In point of fact, I think that message should really be economic: are you better off in the Indian Union or not? It is clear to me that the steam has gone out of the Tamil secessionist movement in Tamil Nadu as the result of economics. It is clear to Tamils that their state, through adroit politicking, has managed to get its fair share (or more) of federal monies and industry. Tamil Nadu, on average, is prospering, its state GDP growing faster than the national average.
In the spirit of "let's not fix what ain't broke", Tamils have become fairly content to be part of the Indian Union. Prosperity makes everyone less radical, clearly. Yes, there is still a set of radical self-proclaimed 'Dravidians' even though the Aryan/Dravidian divide is a clear fabrication; these are the only hotheads who keep talking of the Tamil Eelam state, an independent country.
I get pretty nervous when they talk about Tamil Eelam. Yet another partition? This is certainly not in India's interest. In the grandiose tradition of all secessionists, the maps of Eelam on the Internet include all of Tamil Nadu (naturally), all of North and East Sri Lanka (some may contest this) and all of Kerala (I certainly contest this!).
From my personal perspective, apart from the historical Chera kingdoms, Kerala has nothing whatsoever to do with a Tamil homeland. Kerala has a distinctive culture, a distinctive language. Our language and culture are both derived from a harmonious synthesis of two classical languages, Tamil and Sanskrit, so that for Malayalis most Tamil and Sanskrit are understandable. The reverse is not true. For instance, I have greatly enjoyed the semi-classical Tamil film song 'Alai payuthe, kanna, ananda mohana venu ganamithu' remixed with a rock beat. And the great Tamil classic Silappadikaram was written by someone from Kerala, Chera Prince Ilango Adigal: we are proud of that fact.
However, the definition of 'Malayalathanima' (Malayaliness) has very little to do with Tamil. It is rooted in the beautiful tropical paradise landscape and in an inexplicable, brooding melancholia, an existential sorrow, exemplified in some of the writings of M Mukundan. Not for us the aggressive, boisterous love of language and an ancient Sangam culture that many Tamils have. The two cultures are as different as the monsoon-fed West Coast and the arid East Coast. And most Malayalis do not want to secede from the Indian Union anyway. We do not want to be part of a Tamil Eelam.
We have also seen what can happen to a region that becomes Tamilised. There is Kanyakumari district, which was for at least 500 years part of the Malayali heartland, the kingdom of Travancore. In fact, the capital of Travancore was Padamanabhapuram in Kanyakumari district; it was also the scene of its greatest military triumph, at the battle of Colachel, which decimated the Dutch invaders. See my earlier column In Remembrance of Things Past: The Battle of Colachel.
Yet, during the states reorganisation, Kanyakumari district was given to Tamil Nadu. Today, for a Malayali, stepping into Kanyakumari is a bittersweet experience. The land looks like Kerala, but in 45 years, the area has been entirely Tamilised, and Malayalam has vanished. Not that the state of Kerala has done a brilliant job by any means, but it is sad to see the virtual extinction of a culture. The loss of homeland and language are tragedies.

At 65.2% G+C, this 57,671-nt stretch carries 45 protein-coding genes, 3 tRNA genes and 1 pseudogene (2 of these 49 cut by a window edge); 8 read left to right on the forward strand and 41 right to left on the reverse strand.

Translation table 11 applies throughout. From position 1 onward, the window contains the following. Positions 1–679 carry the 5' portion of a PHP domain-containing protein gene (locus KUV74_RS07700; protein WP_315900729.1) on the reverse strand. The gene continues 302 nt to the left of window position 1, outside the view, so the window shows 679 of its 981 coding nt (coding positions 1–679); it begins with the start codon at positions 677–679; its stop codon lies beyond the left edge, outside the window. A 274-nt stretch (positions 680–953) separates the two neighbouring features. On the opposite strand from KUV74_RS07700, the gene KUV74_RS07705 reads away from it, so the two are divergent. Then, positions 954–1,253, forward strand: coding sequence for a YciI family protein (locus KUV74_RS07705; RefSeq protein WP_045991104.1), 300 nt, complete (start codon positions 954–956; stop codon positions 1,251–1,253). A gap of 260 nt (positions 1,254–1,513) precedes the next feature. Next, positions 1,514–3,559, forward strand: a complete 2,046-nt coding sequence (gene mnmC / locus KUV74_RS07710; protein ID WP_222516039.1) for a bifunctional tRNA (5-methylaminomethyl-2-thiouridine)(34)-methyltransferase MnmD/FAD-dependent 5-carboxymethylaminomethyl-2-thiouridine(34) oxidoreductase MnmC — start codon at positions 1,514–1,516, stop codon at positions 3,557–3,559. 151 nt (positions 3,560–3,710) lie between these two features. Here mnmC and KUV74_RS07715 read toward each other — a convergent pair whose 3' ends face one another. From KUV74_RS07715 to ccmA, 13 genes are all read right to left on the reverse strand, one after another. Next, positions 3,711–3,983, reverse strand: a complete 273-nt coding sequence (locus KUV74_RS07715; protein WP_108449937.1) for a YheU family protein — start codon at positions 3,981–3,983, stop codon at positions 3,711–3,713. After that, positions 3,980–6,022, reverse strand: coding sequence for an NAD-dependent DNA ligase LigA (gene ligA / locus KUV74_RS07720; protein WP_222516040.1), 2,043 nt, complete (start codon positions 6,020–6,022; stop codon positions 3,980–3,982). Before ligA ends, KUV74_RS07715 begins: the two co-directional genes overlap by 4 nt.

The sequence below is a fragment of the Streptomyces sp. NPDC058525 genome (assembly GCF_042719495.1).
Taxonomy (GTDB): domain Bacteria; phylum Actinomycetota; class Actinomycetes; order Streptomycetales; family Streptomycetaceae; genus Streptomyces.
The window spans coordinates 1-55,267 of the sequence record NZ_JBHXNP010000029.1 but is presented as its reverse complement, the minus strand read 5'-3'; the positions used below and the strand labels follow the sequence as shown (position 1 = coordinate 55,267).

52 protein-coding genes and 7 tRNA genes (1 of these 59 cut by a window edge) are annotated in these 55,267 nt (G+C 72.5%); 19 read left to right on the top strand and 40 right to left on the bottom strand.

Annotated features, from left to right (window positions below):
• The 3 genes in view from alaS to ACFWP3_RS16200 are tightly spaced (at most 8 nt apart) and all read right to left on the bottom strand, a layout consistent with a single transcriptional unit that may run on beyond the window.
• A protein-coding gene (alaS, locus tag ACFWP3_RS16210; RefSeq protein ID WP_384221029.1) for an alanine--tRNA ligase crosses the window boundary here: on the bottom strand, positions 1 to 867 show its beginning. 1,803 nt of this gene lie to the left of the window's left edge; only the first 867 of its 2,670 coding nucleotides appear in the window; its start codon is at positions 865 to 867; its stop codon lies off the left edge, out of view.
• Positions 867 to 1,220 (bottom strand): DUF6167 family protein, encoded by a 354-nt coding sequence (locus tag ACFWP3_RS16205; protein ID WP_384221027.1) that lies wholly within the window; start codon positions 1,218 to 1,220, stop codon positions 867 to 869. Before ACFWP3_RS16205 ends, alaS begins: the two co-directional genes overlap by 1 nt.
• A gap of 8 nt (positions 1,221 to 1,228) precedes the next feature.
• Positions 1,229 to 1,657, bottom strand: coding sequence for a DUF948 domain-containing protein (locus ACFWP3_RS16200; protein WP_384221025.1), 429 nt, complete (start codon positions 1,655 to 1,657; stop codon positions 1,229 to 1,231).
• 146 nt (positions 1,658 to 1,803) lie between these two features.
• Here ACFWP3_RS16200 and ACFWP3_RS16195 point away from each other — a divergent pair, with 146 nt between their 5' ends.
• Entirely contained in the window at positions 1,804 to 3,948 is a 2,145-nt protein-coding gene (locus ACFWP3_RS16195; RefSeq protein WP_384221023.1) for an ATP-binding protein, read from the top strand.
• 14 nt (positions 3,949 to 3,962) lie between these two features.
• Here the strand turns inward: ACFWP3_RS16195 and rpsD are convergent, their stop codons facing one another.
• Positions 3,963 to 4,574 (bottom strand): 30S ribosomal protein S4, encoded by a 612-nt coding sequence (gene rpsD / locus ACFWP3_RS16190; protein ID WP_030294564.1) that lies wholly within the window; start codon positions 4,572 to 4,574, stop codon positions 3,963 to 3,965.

Yet I think India has to step warily into the minefield of Sri Lanka's politics. It is possible that we haven't seen the end game yet, although peace in the island would be of great interest to Indians. We would like to visit this emerald isle without fearing for our lives. And there is surely the prospect of trade. India should not rush in, waving moralistic statements, where angels fear to tread. Let us look out strictly for the national interest, moralisation be damned.
A couple of readers wrote to me suggesting that I should never suggest anything that might anger the Chinese. For, they said, didn't I remember how badly they defeated India in 1962? Yes, I do, but that is because of unpreparedness on the part of Nehru and Krishna Menon. I turn around and ask: do you remember how badly the great People's Liberation Army was mauled by the Vietnamese in 1980? India will not be a pushover anymore, now that we have realised how perfidious the Chinese are.
A reader from Detroit, who said he was in his 70s, told me that Nehru was the greatest Indian ever. Surely the reader is entitled to his opinion, as I am to mine, which is that Nehru was the greatest disaster ever. Yes, one man can affect the course of history: my favourite example is the murder of Dara Shikoh. Further, this reader exhorted me to "write like a Tamilian if you are a Tamilian". I have no idea what a Tamilian (sic) is supposed to write like. Fortunately, I am not a Tamil, so I don't have to write like a Tamil.
I have been hearing from some disgruntled readers who object to my quoting from Noam Chomsky, Pink Floyd, etc. I shouldn't quote? I may not agree with Chomsky on many matters, but I will happily use his ideas and his research: I am not dogmatic. In fact, like venture capitalists who talk of 'other people's money', I am happy to use 'other people's ideas'. The most hilarious letter was one from a fellow with an Indian name, who was really upset that I quoted at length from Paul Kennedy. I wonder if he is Kennedy's legal heir to be so perturbed.
A reader sent me the details of the exploration off the sea at Mahabalipuram. Apparently, they have discovered a large city several square miles in size with clearly manmade structures at depths of only a few metres. This certainly fits in with the local legend of the seven temples of Mahabalipuram, of which only the very last one is still standing. There are persistent stories from Tamil fishermen of other submerged cities off Poompuhar and Kanyakumari: there is the legend of the lost cities of Kumari Kandam. Coupled with the Gulf of Cambay discovery at much greater depth and possibly greater antiquity (9,500 years), the Mahabalipuram discovery, which could be 4,000 years old, points yet again to the need for rewriting Indian history and getting rid of the colonial and Marxist lies that have been its shame.